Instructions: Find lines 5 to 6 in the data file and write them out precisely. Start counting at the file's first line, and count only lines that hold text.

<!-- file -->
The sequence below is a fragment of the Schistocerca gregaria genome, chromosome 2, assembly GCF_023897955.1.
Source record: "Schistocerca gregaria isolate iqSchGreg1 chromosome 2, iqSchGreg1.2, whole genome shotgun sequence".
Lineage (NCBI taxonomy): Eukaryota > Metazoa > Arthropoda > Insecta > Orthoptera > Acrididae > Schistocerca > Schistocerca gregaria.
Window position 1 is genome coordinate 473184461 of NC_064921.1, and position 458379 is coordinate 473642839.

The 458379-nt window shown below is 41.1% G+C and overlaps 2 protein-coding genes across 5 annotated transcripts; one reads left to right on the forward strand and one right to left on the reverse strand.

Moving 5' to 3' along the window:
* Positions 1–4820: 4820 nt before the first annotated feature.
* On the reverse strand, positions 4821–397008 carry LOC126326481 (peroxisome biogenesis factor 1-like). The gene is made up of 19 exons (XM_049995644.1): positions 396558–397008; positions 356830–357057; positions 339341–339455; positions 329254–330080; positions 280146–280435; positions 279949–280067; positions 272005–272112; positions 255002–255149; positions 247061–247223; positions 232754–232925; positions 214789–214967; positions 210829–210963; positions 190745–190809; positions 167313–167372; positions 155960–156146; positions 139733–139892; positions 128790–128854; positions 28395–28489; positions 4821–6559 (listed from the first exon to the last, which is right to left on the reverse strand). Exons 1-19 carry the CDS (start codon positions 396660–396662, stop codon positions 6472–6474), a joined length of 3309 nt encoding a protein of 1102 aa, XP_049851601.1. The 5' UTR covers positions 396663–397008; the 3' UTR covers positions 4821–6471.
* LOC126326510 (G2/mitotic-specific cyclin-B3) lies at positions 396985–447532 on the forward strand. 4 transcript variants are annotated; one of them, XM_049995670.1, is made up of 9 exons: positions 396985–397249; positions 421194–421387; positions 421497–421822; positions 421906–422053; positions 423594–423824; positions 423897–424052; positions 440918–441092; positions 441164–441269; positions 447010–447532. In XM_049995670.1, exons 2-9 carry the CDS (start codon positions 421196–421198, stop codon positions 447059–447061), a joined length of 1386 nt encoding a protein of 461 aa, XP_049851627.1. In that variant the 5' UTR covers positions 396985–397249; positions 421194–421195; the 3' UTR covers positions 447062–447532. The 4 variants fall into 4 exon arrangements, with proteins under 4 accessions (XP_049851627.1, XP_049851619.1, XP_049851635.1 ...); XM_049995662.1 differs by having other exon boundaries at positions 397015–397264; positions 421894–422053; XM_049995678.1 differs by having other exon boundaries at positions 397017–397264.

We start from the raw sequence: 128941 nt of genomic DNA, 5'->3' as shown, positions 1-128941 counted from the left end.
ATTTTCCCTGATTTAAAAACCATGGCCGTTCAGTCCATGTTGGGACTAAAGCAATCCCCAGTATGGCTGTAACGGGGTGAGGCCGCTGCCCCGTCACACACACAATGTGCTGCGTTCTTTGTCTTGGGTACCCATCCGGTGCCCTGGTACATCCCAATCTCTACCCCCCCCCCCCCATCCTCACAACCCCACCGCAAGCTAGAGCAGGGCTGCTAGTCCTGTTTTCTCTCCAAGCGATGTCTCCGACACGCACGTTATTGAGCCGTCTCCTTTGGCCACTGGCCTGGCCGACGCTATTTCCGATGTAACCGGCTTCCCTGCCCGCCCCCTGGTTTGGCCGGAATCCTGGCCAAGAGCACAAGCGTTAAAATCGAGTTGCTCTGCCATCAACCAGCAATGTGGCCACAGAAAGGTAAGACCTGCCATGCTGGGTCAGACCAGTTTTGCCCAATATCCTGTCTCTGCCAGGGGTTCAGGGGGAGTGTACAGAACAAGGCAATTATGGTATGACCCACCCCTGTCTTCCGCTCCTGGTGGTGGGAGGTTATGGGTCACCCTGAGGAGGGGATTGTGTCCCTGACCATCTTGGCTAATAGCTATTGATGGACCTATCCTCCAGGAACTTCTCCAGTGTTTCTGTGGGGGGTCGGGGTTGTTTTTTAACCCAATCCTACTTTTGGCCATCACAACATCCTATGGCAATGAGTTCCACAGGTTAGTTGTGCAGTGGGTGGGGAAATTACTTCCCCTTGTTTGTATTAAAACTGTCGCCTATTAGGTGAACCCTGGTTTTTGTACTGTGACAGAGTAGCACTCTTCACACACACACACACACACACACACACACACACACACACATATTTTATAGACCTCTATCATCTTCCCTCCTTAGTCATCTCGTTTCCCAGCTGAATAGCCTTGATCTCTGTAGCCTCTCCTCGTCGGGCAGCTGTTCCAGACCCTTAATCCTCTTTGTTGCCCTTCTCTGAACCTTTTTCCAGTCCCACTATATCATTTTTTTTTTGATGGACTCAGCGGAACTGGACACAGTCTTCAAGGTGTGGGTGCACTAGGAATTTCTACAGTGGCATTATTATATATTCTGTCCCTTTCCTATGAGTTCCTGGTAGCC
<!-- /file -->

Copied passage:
The 458379-nt window shown below is 41.1% G+C and overlaps 2 protein-coding genes across 5 annotated transcripts; one reads left to right on the forward strand and one right to left on the reverse strand.

Moving 5' to 3' along the window: